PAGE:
Today, no industry, business or organisation is safe from disruption and, when the disruptors show up, decision-makers should know that it is time to act because these disruptors do not just challenge traditional companies, they challenge whole sectors of the economy and society to reinvent themselves (e.g. Google entering the car manufacturing sector with its ‘Google self-driving car’ project). Often, this implies opening up firm boundaries to embrace partners (including customers and even competitors), build broader ecosystems and move to open platforms as well as radically reinventing business models. Indeed, mindsets in business are changing. Closed system, in-house innovations are no longer seen as advantageous to lead success. Instead, open innovation and open source movements are gaining ground. Space players and institutional stakeholders should keep this in mind when thinking about the evolution of GNSS and more generally space-based infrastructures and services.
4. Rising challenges for Europe
Within this changing and evolving world, the Galileo programme was conceived with a twofold primary objective:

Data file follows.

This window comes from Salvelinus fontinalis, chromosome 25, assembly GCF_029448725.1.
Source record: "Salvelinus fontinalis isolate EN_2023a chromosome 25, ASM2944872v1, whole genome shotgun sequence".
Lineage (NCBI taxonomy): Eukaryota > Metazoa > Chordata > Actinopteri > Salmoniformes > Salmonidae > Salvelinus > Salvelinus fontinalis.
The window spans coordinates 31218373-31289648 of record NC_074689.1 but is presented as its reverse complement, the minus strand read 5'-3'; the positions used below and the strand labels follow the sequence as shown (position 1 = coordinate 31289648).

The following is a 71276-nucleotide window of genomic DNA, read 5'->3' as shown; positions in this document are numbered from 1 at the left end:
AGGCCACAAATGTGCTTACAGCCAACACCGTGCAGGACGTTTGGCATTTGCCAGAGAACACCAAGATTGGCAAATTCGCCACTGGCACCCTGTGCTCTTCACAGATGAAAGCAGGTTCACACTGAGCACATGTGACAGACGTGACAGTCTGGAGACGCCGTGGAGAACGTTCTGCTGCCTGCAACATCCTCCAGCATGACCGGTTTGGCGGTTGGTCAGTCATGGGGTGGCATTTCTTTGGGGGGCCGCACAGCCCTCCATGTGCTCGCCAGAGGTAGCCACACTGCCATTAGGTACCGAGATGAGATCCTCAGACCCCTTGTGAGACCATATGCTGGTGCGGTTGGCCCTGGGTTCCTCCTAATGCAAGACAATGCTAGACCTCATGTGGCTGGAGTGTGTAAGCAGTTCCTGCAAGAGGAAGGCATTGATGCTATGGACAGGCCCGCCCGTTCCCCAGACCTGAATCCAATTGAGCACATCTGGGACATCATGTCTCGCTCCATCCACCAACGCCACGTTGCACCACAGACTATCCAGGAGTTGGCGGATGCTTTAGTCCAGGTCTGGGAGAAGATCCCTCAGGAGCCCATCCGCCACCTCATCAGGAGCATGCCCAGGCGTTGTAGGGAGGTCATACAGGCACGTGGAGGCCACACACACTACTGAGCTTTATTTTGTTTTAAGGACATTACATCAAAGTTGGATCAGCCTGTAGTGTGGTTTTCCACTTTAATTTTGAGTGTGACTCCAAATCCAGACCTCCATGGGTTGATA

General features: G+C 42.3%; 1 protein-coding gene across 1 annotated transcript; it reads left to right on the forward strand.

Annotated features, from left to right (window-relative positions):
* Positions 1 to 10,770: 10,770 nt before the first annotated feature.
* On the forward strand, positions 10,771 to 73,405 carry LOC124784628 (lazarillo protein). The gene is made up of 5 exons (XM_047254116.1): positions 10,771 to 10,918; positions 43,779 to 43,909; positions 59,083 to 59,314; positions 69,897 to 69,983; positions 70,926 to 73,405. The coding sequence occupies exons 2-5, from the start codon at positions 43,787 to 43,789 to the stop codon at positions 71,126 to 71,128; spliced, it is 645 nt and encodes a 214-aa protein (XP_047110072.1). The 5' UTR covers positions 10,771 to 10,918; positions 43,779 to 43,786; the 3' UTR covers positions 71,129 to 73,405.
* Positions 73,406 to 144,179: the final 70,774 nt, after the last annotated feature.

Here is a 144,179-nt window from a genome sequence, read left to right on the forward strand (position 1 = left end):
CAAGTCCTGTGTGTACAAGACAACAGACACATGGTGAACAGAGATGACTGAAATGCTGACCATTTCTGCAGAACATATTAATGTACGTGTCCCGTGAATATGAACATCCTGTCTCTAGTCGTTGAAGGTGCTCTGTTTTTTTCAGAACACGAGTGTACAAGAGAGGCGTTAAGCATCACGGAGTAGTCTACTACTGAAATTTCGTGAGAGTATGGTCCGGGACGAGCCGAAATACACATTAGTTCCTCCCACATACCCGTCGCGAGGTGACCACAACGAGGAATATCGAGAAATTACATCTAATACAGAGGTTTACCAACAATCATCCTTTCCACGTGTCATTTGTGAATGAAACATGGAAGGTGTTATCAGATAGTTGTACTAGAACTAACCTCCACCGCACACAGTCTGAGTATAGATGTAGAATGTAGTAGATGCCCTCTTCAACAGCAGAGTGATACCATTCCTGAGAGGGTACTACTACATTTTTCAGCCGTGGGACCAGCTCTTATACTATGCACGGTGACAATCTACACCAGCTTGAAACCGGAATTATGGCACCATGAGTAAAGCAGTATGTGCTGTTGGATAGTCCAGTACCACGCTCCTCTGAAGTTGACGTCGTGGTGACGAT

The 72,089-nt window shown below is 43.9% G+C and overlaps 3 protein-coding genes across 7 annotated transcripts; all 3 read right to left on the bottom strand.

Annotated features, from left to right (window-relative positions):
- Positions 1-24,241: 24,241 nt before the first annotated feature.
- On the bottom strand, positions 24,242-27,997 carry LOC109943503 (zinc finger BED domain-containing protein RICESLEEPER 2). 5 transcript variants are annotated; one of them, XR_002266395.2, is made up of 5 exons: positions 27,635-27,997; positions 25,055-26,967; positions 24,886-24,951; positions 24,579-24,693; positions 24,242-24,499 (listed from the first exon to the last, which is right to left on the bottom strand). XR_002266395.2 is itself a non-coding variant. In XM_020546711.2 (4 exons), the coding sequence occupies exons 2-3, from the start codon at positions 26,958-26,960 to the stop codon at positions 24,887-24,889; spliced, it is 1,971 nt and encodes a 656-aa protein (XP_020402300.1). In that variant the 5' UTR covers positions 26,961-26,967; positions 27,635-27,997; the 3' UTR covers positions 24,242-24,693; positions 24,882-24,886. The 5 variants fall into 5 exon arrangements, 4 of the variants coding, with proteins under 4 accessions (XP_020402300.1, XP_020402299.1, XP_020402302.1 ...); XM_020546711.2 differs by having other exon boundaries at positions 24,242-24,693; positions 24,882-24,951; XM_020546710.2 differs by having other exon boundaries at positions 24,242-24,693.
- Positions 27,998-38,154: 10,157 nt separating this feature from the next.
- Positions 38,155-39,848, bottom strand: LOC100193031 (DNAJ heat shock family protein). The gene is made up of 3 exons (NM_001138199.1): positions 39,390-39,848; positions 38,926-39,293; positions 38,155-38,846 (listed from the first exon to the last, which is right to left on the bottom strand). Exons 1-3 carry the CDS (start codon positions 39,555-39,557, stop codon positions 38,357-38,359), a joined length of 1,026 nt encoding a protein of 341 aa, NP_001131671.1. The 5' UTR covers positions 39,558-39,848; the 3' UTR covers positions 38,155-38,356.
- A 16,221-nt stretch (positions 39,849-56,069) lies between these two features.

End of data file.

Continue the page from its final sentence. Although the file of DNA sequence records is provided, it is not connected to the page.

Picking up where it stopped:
- Achieve independence/autonomy with regard to other GNSS;
- Maximize the socio-economic benefits, therefore catching a significant share of the worldwide GNSS market.
The long-term sustainability of Galileo is intrinsically linked to the ability to demonstrate its pivotal role in the main relevant market sectors in which, today, GPS is de facto the primary enabling satellite positioning technology, and where the Russians and the Chinese are implementing bold measures to foster the use of their own systems in their respective captive markets. Galileo will be the third or the fourth GNSS to reach full operational capability (FOC). The size of the challenge for the European industrial sector is enormous. In order to support Galileo to become an enabler for the European economy growth and an opportunity for European industry to flourish, a structured link between the market owner industries and the relevant Galileo stakeholders should be built. This relationship should be designed in such a way as to foster the increasing competitiveness and penetration of European industry in the global market as well as to enhance the market-driven nature of the European satellite navigation infrastructure evolution within a broader PNT context, recognizing the fundamental disruptions the industries are facing in these days.
It is therefore necessary to support European industry to invest in and develop competitive and innovative enabling GNSS products along the whole value chain. Facilitating the emergence of a competitive European satellite navigation echo-system cannot be delayed until Galileo becomes operational, as it cannot be delayed to think beyond GNSS towards a broader PNT/ multi sensor / multi industry scene from upstream to downstream.